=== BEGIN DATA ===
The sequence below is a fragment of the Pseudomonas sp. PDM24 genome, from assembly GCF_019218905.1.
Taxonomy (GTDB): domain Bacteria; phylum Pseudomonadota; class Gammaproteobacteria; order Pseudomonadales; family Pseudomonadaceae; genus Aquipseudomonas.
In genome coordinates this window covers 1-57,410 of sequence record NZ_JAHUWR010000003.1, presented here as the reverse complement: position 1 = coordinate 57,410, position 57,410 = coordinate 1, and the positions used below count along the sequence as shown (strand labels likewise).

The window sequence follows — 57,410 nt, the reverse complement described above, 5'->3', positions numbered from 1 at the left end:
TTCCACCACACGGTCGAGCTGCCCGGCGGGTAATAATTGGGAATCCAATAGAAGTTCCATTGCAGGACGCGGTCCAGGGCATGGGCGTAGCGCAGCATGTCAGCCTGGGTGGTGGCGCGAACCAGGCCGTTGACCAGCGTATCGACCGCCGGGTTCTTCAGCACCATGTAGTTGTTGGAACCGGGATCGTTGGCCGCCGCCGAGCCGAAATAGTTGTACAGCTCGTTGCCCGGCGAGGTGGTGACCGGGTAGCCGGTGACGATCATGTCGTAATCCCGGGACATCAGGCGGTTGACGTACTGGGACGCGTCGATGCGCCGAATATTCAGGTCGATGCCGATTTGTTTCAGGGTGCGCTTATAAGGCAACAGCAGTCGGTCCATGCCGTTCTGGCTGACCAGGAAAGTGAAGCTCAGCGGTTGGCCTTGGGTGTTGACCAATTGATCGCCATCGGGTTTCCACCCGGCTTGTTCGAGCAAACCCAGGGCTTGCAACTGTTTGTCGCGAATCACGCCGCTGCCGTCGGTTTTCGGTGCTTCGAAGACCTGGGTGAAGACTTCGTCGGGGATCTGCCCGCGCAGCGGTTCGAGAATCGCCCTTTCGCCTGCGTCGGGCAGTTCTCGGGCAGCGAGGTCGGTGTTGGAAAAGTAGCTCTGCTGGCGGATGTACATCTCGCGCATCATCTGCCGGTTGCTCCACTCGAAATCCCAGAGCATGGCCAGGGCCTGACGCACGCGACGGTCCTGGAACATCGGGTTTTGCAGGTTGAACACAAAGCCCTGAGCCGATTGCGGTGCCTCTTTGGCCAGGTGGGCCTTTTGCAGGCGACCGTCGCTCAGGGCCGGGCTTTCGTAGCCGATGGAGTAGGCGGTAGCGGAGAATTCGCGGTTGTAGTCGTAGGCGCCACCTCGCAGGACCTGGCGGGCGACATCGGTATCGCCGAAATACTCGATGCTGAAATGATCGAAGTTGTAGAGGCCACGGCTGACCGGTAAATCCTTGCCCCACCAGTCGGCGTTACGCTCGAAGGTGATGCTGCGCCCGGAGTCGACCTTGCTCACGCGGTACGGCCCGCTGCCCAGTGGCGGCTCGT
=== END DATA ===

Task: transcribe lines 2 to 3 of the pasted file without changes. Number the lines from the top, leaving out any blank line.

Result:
Taxonomy (GTDB): domain Bacteria; phylum Pseudomonadota; class Gammaproteobacteria; order Pseudomonadales; family Pseudomonadaceae; genus Aquipseudomonas.
In genome coordinates this window covers 1-57,410 of sequence record NZ_JAHUWR010000003.1, presented here as the reverse complement: position 1 = coordinate 57,410, position 57,410 = coordinate 1, and the positions used below count along the sequence as shown (strand labels likewise).